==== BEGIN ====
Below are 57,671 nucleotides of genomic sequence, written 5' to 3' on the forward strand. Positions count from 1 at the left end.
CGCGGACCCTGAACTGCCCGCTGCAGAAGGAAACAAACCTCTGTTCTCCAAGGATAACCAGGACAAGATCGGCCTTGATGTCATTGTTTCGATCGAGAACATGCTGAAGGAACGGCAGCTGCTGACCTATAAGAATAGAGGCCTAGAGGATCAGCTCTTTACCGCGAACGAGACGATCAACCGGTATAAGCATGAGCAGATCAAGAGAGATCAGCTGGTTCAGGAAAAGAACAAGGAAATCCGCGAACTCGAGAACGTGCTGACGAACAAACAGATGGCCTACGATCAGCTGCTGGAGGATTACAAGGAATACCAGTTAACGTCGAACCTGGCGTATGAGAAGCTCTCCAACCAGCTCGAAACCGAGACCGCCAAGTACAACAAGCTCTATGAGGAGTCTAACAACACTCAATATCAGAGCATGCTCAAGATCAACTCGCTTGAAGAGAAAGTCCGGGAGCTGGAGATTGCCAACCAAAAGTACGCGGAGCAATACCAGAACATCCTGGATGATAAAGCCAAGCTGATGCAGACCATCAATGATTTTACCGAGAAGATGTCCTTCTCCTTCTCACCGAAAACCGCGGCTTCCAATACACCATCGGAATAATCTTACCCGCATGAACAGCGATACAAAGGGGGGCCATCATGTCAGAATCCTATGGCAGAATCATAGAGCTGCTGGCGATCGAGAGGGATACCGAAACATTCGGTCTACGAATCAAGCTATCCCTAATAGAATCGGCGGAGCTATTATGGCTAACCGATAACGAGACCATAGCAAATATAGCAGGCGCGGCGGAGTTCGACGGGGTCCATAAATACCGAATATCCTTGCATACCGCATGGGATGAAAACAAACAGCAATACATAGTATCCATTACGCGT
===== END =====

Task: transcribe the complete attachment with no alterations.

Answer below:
Below are 57,671 nucleotides of genomic sequence, written 5' to 3' on the forward strand. Positions count from 1 at the left end.
CGCGGACCCTGAACTGCCCGCTGCAGAAGGAAACAAACCTCTGTTCTCCAAGGATAACCAGGACAAGATCGGCCTTGATGTCATTGTTTCGATCGAGAACATGCTGAAGGAACGGCAGCTGCTGACCTATAAGAATAGAGGCCTAGAGGATCAGCTCTTTACCGCGAACGAGACGATCAACCGGTATAAGCATGAGCAGATCAAGAGAGATCAGCTGGTTCAGGAAAAGAACAAGGAAATCCGCGAACTCGAGAACGTGCTGACGAACAAACAGATGGCCTACGATCAGCTGCTGGAGGATTACAAGGAATACCAGTTAACGTCGAACCTGGCGTATGAGAAGCTCTCCAACCAGCTCGAAACCGAGACCGCCAAGTACAACAAGCTCTATGAGGAGTCTAACAACACTCAATATCAGAGCATGCTCAAGATCAACTCGCTTGAAGAGAAAGTCCGGGAGCTGGAGATTGCCAACCAAAAGTACGCGGAGCAATACCAGAACATCCTGGATGATAAAGCCAAGCTGATGCAGACCATCAATGATTTTACCGAGAAGATGTCCTTCTCCTTCTCACCGAAAACCGCGGCTTCCAATACACCATCGGAATAATCTTACCCGCATGAACAGCGATACAAAGGGGGGCCATCATGTCAGAATCCTATGGCAGAATCATAGAGCTGCTGGCGATCGAGAGGGATACCGAAACATTCGGTCTACGAATCAAGCTATCCCTAATAGAATCGGCGGAGCTATTATGGCTAACCGATAACGAGACCATAGCAAATATAGCAGGCGCGGCGGAGTTCGACGGGGTCCATAAATACCGAATATCCTTGCATACCGCATGGGATGAAAACAAACAGCAATACATAGTATCCATTACGCGT